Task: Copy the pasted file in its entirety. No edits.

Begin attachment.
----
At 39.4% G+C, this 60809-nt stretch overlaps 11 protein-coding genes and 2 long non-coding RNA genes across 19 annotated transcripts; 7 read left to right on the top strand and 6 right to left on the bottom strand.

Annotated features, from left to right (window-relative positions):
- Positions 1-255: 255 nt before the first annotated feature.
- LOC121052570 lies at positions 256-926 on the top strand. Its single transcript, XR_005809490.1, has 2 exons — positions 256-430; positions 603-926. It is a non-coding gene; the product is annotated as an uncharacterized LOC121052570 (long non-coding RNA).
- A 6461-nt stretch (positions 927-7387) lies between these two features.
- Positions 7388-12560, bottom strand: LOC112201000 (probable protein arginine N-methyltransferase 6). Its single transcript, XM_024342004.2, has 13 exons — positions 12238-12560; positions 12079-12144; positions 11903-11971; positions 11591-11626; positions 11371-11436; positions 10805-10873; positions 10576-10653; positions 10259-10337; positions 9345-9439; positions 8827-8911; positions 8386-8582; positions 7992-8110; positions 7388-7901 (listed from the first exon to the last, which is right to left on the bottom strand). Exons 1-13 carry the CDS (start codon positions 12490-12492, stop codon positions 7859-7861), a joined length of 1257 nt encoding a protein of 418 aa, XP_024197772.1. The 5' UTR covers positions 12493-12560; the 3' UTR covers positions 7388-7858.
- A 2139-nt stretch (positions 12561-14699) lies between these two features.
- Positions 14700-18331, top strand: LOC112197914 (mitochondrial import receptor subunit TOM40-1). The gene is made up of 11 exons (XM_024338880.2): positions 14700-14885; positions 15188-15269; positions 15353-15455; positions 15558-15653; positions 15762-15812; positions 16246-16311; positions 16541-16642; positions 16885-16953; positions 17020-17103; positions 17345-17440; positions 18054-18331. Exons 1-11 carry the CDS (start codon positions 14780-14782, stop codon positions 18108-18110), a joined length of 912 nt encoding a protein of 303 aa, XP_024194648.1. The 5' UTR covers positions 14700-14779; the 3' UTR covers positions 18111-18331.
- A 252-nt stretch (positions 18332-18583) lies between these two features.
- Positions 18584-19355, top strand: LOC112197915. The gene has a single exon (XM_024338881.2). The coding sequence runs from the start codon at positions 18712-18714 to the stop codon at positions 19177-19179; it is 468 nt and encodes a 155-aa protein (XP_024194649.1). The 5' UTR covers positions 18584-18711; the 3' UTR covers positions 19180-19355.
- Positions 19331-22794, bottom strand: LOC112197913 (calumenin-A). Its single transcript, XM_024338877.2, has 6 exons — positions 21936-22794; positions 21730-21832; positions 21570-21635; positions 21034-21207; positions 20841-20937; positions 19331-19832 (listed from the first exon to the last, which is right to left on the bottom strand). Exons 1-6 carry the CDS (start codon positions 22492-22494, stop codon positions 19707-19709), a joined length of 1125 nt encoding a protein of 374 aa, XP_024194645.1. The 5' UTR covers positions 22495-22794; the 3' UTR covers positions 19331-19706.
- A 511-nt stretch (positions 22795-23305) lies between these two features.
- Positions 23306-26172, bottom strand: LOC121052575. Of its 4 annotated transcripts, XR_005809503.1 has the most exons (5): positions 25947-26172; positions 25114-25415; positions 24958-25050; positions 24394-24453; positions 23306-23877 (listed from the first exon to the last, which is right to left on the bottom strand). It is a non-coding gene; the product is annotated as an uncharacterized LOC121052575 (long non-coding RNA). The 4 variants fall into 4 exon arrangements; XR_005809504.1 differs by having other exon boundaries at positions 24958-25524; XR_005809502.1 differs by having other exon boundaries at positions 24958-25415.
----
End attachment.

At 39.4% G+C, this 60809-nt stretch overlaps 11 protein-coding genes and 2 long non-coding RNA genes across 19 annotated transcripts; 7 read left to right on the top strand and 6 right to left on the bottom strand.

Annotated features, from left to right (window-relative positions):
- Positions 1-255: 255 nt before the first annotated feature.
- LOC121052570 lies at positions 256-926 on the top strand. Its single transcript, XR_005809490.1, has 2 exons — positions 256-430; positions 603-926. It is a non-coding gene; the product is annotated as an uncharacterized LOC121052570 (long non-coding RNA).
- A 6461-nt stretch (positions 927-7387) lies between these two features.
- Positions 7388-12560, bottom strand: LOC112201000 (probable protein arginine N-methyltransferase 6). Its single transcript, XM_024342004.2, has 13 exons — positions 12238-12560; positions 12079-12144; positions 11903-11971; positions 11591-11626; positions 11371-11436; positions 10805-10873; positions 10576-10653; positions 10259-10337; positions 9345-9439; positions 8827-8911; positions 8386-8582; positions 7992-8110; positions 7388-7901 (listed from the first exon to the last, which is right to left on the bottom strand). Exons 1-13 carry the CDS (start codon positions 12490-12492, stop codon positions 7859-7861), a joined length of 1257 nt encoding a protein of 418 aa, XP_024197772.1. The 5' UTR covers positions 12493-12560; the 3' UTR covers positions 7388-7858.
- A 2139-nt stretch (positions 12561-14699) lies between these two features.
- Positions 14700-18331, top strand: LOC112197914 (mitochondrial import receptor subunit TOM40-1). The gene is made up of 11 exons (XM_024338880.2): positions 14700-14885; positions 15188-15269; positions 15353-15455; positions 15558-15653; positions 15762-15812; positions 16246-16311; positions 16541-16642; positions 16885-16953; positions 17020-17103; positions 17345-17440; positions 18054-18331. Exons 1-11 carry the CDS (start codon positions 14780-14782, stop codon positions 18108-18110), a joined length of 912 nt encoding a protein of 303 aa, XP_024194648.1. The 5' UTR covers positions 14700-14779; the 3' UTR covers positions 18111-18331.
- A 252-nt stretch (positions 18332-18583) lies between these two features.
- Positions 18584-19355, top strand: LOC112197915. The gene has a single exon (XM_024338881.2). The coding sequence runs from the start codon at positions 18712-18714 to the stop codon at positions 19177-19179; it is 468 nt and encodes a 155-aa protein (XP_024194649.1). The 5' UTR covers positions 18584-18711; the 3' UTR covers positions 19180-19355.
- Positions 19331-22794, bottom strand: LOC112197913 (calumenin-A). Its single transcript, XM_024338877.2, has 6 exons — positions 21936-22794; positions 21730-21832; positions 21570-21635; positions 21034-21207; positions 20841-20937; positions 19331-19832 (listed from the first exon to the last, which is right to left on the bottom strand). Exons 1-6 carry the CDS (start codon positions 22492-22494, stop codon positions 19707-19709), a joined length of 1125 nt encoding a protein of 374 aa, XP_024194645.1. The 5' UTR covers positions 22495-22794; the 3' UTR covers positions 19331-19706.
- A 511-nt stretch (positions 22795-23305) lies between these two features.
- Positions 23306-26172, bottom strand: LOC121052575. Of its 4 annotated transcripts, XR_005809503.1 has the most exons (5): positions 25947-26172; positions 25114-25415; positions 24958-25050; positions 24394-24453; positions 23306-23877 (listed from the first exon to the last, which is right to left on the bottom strand). It is a non-coding gene; the product is annotated as an uncharacterized LOC121052575 (long non-coding RNA). The 4 variants fall into 4 exon arrangements; XR_005809504.1 differs by having other exon boundaries at positions 24958-25524; XR_005809502.1 differs by having other exon boundaries at positions 24958-25415.